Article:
A coalition of top technology and Internet giants, including Apple, Google and Microsoft, today called...
A coalition of top technology and Internet giants, including Apple, Google and Microsoft, today called on the US Senate for “meaningful changes” to curb surveillance powers and for more transparency on government data requests.
Apple, AOL, Dropbox, Evernote, Facebook, Google, LinkedIn, Microsoft, Twitter and Yahoo! in a letter said: “Now is the time to move forward on meaningful change to our surveillance programmes.”
“Confidence in the Internet, both in the US and internationally, has been badly damaged over the last year. It is time for action,” they said in the letter.
“As the Senate takes up this important legislation, we urge you to ensure that US surveillance efforts are clearly restricted by law, proportionate to the risks, transparent, and subject to independent oversight,” they said ahead of the passage of a bill through the US Senate before the end of the year.
The USA Freedom Act, which passed the House of Representatives in May with bipartisan support and seeks to get the National Surveillance Agency out of the business of bulk domestic phone records collection, faces a critical procedural vote tomorrow.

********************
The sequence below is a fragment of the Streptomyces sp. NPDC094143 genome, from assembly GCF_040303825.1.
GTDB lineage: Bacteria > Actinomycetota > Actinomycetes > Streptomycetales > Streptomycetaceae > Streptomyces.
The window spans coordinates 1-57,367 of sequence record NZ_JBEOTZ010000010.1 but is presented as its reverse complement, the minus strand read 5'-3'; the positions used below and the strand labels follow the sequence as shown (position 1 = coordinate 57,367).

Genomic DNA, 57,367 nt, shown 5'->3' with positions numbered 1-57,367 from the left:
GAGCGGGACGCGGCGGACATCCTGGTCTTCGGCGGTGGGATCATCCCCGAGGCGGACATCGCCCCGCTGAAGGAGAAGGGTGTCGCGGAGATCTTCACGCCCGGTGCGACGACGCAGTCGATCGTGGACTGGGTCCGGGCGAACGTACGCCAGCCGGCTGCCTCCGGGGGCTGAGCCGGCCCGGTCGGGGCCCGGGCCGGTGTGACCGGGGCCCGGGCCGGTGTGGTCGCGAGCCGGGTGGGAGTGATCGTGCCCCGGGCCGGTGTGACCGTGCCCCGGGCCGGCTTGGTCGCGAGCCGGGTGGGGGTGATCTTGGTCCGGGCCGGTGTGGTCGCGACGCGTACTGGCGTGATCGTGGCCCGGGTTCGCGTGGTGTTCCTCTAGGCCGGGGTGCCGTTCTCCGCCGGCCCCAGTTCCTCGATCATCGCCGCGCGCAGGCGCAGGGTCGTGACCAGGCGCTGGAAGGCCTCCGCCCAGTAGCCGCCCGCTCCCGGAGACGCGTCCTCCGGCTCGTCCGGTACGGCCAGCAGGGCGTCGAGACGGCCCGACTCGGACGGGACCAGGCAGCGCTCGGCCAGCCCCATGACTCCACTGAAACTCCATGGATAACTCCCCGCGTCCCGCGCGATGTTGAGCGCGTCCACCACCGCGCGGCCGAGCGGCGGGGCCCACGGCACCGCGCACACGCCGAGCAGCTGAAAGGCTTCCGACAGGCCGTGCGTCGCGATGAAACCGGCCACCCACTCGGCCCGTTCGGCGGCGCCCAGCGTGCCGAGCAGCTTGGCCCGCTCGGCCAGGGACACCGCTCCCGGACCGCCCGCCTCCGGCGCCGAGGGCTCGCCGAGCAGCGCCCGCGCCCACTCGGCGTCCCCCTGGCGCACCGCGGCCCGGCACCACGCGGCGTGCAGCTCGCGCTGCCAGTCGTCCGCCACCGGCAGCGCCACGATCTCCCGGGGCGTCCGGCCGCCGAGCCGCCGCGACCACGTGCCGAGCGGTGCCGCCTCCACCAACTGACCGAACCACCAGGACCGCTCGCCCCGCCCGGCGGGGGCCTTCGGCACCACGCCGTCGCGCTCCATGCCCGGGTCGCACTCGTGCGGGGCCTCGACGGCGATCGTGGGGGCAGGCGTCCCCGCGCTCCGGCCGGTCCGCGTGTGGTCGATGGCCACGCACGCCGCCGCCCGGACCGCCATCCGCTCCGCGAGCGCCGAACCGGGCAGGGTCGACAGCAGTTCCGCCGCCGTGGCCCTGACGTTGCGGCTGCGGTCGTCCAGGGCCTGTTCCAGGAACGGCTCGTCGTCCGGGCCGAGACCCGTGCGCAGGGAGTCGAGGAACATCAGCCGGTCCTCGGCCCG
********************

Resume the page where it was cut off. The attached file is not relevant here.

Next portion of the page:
The top technology companies said they understand that governments have a duty to protect their citizens.
“But the balance in many countries has tipped too far in favor of the State and away from the rights of the individual. This undermines the freedoms we all cherish, and it must change,” they said.
The coalition said: “Over the last year many of our companies have taken important steps, including further strengthening the security of our services and taking action to increase transparency. But the government needs to do more.”
They said in the next few weeks, the Senate has the opportunity to demonstrate leadership and pass a version of the USA Freedom Act that would help restore the confidence of Internet users in the US and around the world, while keeping citizens safe.
“Unfortunately, the version that just passed the House of Representatives could permit bulk collection of Internet ‘metadata’ (e.
g. who you email and who emails you), something that the Administration and Congress said they intended to end,” it said.
“Moreover, while the House bill permits some transparency, it is critical to our customers that the bill allow companies to provide even greater detail about the number and type of government requests they receive for customer information,” they said.